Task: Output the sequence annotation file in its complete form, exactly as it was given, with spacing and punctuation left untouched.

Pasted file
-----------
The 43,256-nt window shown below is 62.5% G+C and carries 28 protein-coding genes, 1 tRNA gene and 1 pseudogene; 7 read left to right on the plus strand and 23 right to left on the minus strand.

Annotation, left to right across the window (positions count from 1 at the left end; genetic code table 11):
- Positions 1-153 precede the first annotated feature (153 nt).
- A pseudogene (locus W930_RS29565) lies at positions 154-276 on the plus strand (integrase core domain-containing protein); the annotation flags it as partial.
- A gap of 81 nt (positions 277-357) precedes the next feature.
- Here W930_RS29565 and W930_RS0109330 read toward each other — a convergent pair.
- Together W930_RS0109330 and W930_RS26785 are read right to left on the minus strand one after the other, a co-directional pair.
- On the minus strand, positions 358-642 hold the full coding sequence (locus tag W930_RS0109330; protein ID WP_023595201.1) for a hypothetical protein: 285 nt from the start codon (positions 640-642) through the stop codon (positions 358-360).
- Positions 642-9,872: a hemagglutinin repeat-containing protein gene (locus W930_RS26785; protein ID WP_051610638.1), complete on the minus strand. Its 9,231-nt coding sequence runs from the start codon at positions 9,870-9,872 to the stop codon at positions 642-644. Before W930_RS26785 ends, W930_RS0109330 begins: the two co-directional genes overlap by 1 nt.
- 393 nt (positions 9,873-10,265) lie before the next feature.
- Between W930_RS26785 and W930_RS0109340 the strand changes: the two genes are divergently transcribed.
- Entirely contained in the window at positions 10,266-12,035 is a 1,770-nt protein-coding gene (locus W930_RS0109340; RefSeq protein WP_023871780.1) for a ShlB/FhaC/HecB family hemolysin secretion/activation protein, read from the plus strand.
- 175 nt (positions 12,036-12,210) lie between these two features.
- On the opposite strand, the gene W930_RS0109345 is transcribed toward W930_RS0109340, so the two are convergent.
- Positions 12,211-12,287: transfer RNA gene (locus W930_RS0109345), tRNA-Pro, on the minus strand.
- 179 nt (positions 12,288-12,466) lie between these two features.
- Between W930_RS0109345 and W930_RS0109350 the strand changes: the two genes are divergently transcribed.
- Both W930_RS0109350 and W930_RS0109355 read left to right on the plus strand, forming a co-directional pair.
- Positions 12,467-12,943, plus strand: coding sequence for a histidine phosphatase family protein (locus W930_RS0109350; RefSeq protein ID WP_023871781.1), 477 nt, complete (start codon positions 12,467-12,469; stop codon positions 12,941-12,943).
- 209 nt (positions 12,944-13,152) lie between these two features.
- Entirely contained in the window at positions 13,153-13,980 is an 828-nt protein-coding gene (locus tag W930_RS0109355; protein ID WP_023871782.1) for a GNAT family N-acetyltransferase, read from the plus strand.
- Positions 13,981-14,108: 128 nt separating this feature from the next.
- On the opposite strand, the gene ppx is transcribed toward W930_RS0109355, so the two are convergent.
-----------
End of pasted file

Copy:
The 43,256-nt window shown below is 62.5% G+C and carries 28 protein-coding genes, 1 tRNA gene and 1 pseudogene; 7 read left to right on the plus strand and 23 right to left on the minus strand.

Annotation, left to right across the window (positions count from 1 at the left end; genetic code table 11):
- Positions 1-153 precede the first annotated feature (153 nt).
- A pseudogene (locus W930_RS29565) lies at positions 154-276 on the plus strand (integrase core domain-containing protein); the annotation flags it as partial.
- A gap of 81 nt (positions 277-357) precedes the next feature.
- Here W930_RS29565 and W930_RS0109330 read toward each other — a convergent pair.
- Together W930_RS0109330 and W930_RS26785 are read right to left on the minus strand one after the other, a co-directional pair.
- On the minus strand, positions 358-642 hold the full coding sequence (locus tag W930_RS0109330; protein ID WP_023595201.1) for a hypothetical protein: 285 nt from the start codon (positions 640-642) through the stop codon (positions 358-360).
- Positions 642-9,872: a hemagglutinin repeat-containing protein gene (locus W930_RS26785; protein ID WP_051610638.1), complete on the minus strand. Its 9,231-nt coding sequence runs from the start codon at positions 9,870-9,872 to the stop codon at positions 642-644. Before W930_RS26785 ends, W930_RS0109330 begins: the two co-directional genes overlap by 1 nt.
- 393 nt (positions 9,873-10,265) lie before the next feature.
- Between W930_RS26785 and W930_RS0109340 the strand changes: the two genes are divergently transcribed.
- Entirely contained in the window at positions 10,266-12,035 is a 1,770-nt protein-coding gene (locus W930_RS0109340; RefSeq protein WP_023871780.1) for a ShlB/FhaC/HecB family hemolysin secretion/activation protein, read from the plus strand.
- 175 nt (positions 12,036-12,210) lie between these two features.
- On the opposite strand, the gene W930_RS0109345 is transcribed toward W930_RS0109340, so the two are convergent.
- Positions 12,211-12,287: transfer RNA gene (locus W930_RS0109345), tRNA-Pro, on the minus strand.
- 179 nt (positions 12,288-12,466) lie between these two features.
- Between W930_RS0109345 and W930_RS0109350 the strand changes: the two genes are divergently transcribed.
- Both W930_RS0109350 and W930_RS0109355 read left to right on the plus strand, forming a co-directional pair.
- Positions 12,467-12,943, plus strand: coding sequence for a histidine phosphatase family protein (locus W930_RS0109350; RefSeq protein ID WP_023871781.1), 477 nt, complete (start codon positions 12,467-12,469; stop codon positions 12,941-12,943).
- 209 nt (positions 12,944-13,152) lie between these two features.
- Entirely contained in the window at positions 13,153-13,980 is an 828-nt protein-coding gene (locus tag W930_RS0109355; protein ID WP_023871782.1) for a GNAT family N-acetyltransferase, read from the plus strand.
- Positions 13,981-14,108: 128 nt separating this feature from the next.
- On the opposite strand, the gene ppx is transcribed toward W930_RS0109355, so the two are convergent.